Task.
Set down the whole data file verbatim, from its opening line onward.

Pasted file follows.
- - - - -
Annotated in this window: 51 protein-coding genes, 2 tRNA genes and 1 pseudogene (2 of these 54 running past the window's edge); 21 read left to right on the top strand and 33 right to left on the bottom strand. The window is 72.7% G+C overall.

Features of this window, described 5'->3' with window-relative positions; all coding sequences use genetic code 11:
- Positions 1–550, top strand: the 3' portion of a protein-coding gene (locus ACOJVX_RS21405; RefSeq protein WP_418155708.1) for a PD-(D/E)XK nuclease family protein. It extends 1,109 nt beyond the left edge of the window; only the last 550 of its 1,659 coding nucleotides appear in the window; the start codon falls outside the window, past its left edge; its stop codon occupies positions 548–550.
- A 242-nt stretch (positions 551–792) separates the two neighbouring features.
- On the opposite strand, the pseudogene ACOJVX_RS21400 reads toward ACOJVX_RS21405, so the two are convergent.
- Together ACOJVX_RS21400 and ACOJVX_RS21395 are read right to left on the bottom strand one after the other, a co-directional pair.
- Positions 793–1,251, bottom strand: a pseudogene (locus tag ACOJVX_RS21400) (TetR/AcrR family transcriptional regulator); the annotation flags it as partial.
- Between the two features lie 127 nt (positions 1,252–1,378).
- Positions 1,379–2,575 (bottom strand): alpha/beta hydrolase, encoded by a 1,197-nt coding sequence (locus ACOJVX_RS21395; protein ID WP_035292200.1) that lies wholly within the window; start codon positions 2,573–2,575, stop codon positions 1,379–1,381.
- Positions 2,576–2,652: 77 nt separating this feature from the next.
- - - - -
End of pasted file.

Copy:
Annotated in this window: 51 protein-coding genes, 2 tRNA genes and 1 pseudogene (2 of these 54 running past the window's edge); 21 read left to right on the top strand and 33 right to left on the bottom strand. The window is 72.7% G+C overall.

Features of this window, described 5'->3' with window-relative positions; all coding sequences use genetic code 11:
- Positions 1–550, top strand: the 3' portion of a protein-coding gene (locus ACOJVX_RS21405; RefSeq protein WP_418155708.1) for a PD-(D/E)XK nuclease family protein. It extends 1,109 nt beyond the left edge of the window; only the last 550 of its 1,659 coding nucleotides appear in the window; the start codon falls outside the window, past its left edge; its stop codon occupies positions 548–550.
- A 242-nt stretch (positions 551–792) separates the two neighbouring features.
- On the opposite strand, the pseudogene ACOJVX_RS21400 reads toward ACOJVX_RS21405, so the two are convergent.
- Together ACOJVX_RS21400 and ACOJVX_RS21395 are read right to left on the bottom strand one after the other, a co-directional pair.
- Positions 793–1,251, bottom strand: a pseudogene (locus tag ACOJVX_RS21400) (TetR/AcrR family transcriptional regulator); the annotation flags it as partial.
- Between the two features lie 127 nt (positions 1,252–1,378).
- Positions 1,379–2,575 (bottom strand): alpha/beta hydrolase, encoded by a 1,197-nt coding sequence (locus ACOJVX_RS21395; protein ID WP_035292200.1) that lies wholly within the window; start codon positions 2,573–2,575, stop codon positions 1,379–1,381.
- Positions 2,576–2,652: 77 nt separating this feature from the next.